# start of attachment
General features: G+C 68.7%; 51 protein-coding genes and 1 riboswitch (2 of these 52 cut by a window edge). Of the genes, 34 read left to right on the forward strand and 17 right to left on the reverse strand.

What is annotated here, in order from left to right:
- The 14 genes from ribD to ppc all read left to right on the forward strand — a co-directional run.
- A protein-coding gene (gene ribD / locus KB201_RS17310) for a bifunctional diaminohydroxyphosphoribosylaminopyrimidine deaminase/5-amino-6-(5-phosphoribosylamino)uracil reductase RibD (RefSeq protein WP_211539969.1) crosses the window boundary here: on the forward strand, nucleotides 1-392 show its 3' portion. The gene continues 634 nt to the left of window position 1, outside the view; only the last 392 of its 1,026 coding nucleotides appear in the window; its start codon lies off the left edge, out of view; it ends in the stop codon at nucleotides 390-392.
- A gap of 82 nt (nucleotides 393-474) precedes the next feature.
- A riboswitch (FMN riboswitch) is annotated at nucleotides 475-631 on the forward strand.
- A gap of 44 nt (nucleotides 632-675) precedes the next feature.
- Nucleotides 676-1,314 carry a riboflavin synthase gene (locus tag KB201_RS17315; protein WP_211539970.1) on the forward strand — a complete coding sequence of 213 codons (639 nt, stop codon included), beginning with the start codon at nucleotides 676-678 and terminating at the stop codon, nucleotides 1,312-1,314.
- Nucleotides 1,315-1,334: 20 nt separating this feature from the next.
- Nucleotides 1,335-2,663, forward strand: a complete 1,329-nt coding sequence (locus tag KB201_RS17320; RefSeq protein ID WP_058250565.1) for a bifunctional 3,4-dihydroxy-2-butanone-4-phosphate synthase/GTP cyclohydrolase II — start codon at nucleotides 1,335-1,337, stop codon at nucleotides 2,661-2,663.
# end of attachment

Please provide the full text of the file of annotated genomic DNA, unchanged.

General features: G+C 68.7%; 51 protein-coding genes and 1 riboswitch (2 of these 52 cut by a window edge). Of the genes, 34 read left to right on the forward strand and 17 right to left on the reverse strand.

What is annotated here, in order from left to right:
- The 14 genes from ribD to ppc all read left to right on the forward strand — a co-directional run.
- A protein-coding gene (gene ribD / locus KB201_RS17310) for a bifunctional diaminohydroxyphosphoribosylaminopyrimidine deaminase/5-amino-6-(5-phosphoribosylamino)uracil reductase RibD (RefSeq protein WP_211539969.1) crosses the window boundary here: on the forward strand, nucleotides 1-392 show its 3' portion. The gene continues 634 nt to the left of window position 1, outside the view; only the last 392 of its 1,026 coding nucleotides appear in the window; its start codon lies off the left edge, out of view; it ends in the stop codon at nucleotides 390-392.
- A gap of 82 nt (nucleotides 393-474) precedes the next feature.
- A riboswitch (FMN riboswitch) is annotated at nucleotides 475-631 on the forward strand.
- A gap of 44 nt (nucleotides 632-675) precedes the next feature.
- Nucleotides 676-1,314 carry a riboflavin synthase gene (locus tag KB201_RS17315; protein WP_211539970.1) on the forward strand — a complete coding sequence of 213 codons (639 nt, stop codon included), beginning with the start codon at nucleotides 676-678 and terminating at the stop codon, nucleotides 1,312-1,314.
- Nucleotides 1,315-1,334: 20 nt separating this feature from the next.
- Nucleotides 1,335-2,663, forward strand: a complete 1,329-nt coding sequence (locus tag KB201_RS17320; RefSeq protein ID WP_058250565.1) for a bifunctional 3,4-dihydroxy-2-butanone-4-phosphate synthase/GTP cyclohydrolase II — start codon at nucleotides 1,335-1,337, stop codon at nucleotides 2,661-2,663.